HMRC is chasing almost £2bn that is potentially owed in taxes by the UK's richest people, according to the public spending watchdog.
The National Audit Office said HMRC's specialist unit recovered £416m in 2015 from 6,500 "high net worth individuals" with wealth of more than £20m.
But efforts are ongoing to recover an estimated £1.9bn, the NAO said.
Each one of the group of 6,500 is assigned their own HMRC official to liaise with over their tax bill.
The £416m is in addition to tax the wealthy individuals voluntarily declare, which totalled more than £4.3bn in 2014-15.
They often have complex tax affairs involving different countries.
The £1.9bn figure of tax that is "at risk" of not being received, is an estimate and not all of it will be owed once each case has been examined in detail, the NAO said.
It covers some cases that have been open for many years, and £1.1bn of it relates to tax avoidance schemes that are marketed at wealthy investors.
As part of efforts to maximise the tax recovered, each one of the high net worth individuals is assigned a "customer relationship manager" by HMRC, who is responsible for "building an understanding of each taxpayer's affairs and behaviours" and to liaise with their tax agent on the amount they owe.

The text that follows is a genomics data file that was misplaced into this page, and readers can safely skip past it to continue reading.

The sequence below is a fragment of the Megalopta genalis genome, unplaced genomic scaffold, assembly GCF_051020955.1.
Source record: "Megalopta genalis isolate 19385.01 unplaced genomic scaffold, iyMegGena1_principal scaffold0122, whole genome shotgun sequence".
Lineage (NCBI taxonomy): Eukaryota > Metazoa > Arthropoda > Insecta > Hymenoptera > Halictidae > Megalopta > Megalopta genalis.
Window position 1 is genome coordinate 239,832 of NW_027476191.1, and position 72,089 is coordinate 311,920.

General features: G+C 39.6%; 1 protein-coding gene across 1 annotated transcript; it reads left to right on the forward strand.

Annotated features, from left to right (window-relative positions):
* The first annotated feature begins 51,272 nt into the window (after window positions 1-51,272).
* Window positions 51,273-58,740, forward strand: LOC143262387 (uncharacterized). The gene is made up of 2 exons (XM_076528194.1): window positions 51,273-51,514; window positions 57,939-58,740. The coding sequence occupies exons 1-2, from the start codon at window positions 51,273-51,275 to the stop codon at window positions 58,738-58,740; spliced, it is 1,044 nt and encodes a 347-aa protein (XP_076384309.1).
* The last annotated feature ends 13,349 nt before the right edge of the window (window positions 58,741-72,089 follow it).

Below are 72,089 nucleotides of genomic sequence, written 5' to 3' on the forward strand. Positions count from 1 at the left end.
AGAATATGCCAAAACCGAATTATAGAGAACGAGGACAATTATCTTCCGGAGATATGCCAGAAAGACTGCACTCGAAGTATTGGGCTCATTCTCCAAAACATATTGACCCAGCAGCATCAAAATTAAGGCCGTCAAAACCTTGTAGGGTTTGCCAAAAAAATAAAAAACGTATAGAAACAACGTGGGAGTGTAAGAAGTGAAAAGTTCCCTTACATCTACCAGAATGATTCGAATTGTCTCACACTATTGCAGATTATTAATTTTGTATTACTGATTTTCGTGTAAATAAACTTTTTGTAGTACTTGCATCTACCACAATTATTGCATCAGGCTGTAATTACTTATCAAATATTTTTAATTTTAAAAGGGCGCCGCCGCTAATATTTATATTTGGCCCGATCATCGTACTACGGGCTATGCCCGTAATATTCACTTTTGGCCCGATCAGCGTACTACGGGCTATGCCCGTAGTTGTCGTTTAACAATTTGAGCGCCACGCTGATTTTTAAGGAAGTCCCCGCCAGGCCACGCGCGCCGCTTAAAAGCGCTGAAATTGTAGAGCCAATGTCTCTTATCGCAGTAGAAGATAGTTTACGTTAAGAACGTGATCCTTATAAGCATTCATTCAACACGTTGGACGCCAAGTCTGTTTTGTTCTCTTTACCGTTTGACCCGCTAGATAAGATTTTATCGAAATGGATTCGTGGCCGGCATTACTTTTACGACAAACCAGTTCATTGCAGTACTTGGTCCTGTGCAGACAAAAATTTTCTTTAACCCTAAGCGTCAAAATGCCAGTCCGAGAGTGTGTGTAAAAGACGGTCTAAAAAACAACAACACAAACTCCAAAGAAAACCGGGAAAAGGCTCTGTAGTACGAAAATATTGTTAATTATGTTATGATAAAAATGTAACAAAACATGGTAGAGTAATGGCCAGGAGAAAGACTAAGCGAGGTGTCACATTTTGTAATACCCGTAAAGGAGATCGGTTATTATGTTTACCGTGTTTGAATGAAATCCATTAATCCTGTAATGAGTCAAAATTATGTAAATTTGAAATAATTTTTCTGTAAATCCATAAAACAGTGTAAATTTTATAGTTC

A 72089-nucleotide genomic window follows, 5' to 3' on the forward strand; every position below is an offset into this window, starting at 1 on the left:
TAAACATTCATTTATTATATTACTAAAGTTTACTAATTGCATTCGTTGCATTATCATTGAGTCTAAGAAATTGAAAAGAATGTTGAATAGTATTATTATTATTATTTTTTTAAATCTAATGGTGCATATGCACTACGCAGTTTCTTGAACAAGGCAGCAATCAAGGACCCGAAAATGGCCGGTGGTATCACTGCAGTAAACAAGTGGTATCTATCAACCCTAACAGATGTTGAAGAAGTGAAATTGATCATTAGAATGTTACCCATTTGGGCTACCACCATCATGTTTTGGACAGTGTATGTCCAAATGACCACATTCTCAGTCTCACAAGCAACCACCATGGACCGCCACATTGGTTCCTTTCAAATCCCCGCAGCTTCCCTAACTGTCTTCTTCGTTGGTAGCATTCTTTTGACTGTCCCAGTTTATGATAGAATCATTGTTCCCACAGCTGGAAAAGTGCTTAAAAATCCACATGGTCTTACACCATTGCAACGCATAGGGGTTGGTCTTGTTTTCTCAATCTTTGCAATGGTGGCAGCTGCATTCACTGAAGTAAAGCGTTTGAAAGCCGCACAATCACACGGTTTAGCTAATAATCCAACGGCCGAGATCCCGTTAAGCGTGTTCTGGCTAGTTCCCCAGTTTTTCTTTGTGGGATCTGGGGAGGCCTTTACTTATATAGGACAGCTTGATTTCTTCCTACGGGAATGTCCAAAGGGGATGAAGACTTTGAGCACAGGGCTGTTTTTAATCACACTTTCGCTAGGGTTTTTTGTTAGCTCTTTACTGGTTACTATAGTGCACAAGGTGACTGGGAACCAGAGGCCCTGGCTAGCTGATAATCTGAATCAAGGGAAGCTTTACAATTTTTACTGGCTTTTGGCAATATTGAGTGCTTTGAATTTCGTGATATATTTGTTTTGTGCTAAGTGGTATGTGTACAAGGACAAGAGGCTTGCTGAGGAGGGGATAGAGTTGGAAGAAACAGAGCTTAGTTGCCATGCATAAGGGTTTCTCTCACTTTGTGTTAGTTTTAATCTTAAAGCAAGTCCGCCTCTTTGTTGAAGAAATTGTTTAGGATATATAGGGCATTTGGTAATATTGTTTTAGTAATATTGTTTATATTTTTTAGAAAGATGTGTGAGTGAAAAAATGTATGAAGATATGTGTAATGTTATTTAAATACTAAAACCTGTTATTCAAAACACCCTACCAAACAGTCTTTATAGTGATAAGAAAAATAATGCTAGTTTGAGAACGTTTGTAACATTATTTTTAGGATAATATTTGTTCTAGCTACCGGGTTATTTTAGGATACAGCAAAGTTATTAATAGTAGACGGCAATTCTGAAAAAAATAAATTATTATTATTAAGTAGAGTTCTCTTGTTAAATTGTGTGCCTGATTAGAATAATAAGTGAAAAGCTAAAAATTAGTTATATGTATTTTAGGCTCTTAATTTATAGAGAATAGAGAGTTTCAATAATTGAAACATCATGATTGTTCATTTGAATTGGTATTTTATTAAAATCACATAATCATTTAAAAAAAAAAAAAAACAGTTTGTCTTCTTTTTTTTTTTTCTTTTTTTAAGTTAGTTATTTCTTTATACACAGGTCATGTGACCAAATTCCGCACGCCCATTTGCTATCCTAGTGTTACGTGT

The officials can open a formal inquiry into a case, which can take years to resolve.
According to the NAO, HMRC is criminally investigating 10 high net worth individuals in relation to illegal offshore tax evasion, although just one has been prosecuted since 2010.
It is aiming to increase the number of prosecutions to 100 by 2020.
The specialist unit recovers £29 for every £1 spent on staffing costs, the NAO said.
The watchdog's head, Amyas Morse, said the unit gave HMRC "a better understanding of the tax affairs and behaviours" of the wealthiest people.
But the report questioned why HMRC had not looked at "what works and why" in its current approach, saying this could make it more effective.
Labour MP Meg Hillier MP, chairwoman of the Commons Public Accounts Committee, said the "customer relationship managers" might sound like "rather a cosy way for HMRC to engage with the richest people in the country".
But she added: "I am pleased to see HMRC is beginning to link these individuals to the businesses and trusts they are also involved in, to help tackle the £1.9bn of tax that is potentially at risk."
HMRC is also investigating the huge leak of records from law firm Mossack Fonseca, known as the Panama Papers, which revealed how the rich and powerful use tax havens to hide their wealth.
According to the NAO report, tax officials have identified 40 of the wealthiest group in the leaked data and are deciding whether their files warrant further investigation.
The report also found that 137 of the country's richest who had undisclosed assets in Liechtenstein used an agreement with the tax haven in 2009 to admit their liabilities in return for less harsh penalties, with an average settlement of £1m per person.